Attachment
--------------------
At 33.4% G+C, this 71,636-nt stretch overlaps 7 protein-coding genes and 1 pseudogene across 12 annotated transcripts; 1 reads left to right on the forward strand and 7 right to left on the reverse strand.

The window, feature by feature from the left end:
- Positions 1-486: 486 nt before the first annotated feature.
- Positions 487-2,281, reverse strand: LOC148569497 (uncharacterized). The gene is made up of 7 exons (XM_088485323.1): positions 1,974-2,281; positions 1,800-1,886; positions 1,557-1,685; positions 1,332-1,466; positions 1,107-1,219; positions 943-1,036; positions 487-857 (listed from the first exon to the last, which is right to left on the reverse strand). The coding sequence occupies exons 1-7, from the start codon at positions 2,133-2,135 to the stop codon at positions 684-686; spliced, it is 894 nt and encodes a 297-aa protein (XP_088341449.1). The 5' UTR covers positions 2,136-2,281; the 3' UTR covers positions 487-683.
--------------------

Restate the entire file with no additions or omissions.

At 33.4% G+C, this 71,636-nt stretch overlaps 7 protein-coding genes and 1 pseudogene across 12 annotated transcripts; 1 reads left to right on the forward strand and 7 right to left on the reverse strand.

The window, feature by feature from the left end:
- Positions 1-486: 486 nt before the first annotated feature.
- Positions 487-2,281, reverse strand: LOC148569497 (uncharacterized). The gene is made up of 7 exons (XM_088485323.1): positions 1,974-2,281; positions 1,800-1,886; positions 1,557-1,685; positions 1,332-1,466; positions 1,107-1,219; positions 943-1,036; positions 487-857 (listed from the first exon to the last, which is right to left on the reverse strand). The coding sequence occupies exons 1-7, from the start codon at positions 2,133-2,135 to the stop codon at positions 684-686; spliced, it is 894 nt and encodes a 297-aa protein (XP_088341449.1). The 5' UTR covers positions 2,136-2,281; the 3' UTR covers positions 487-683.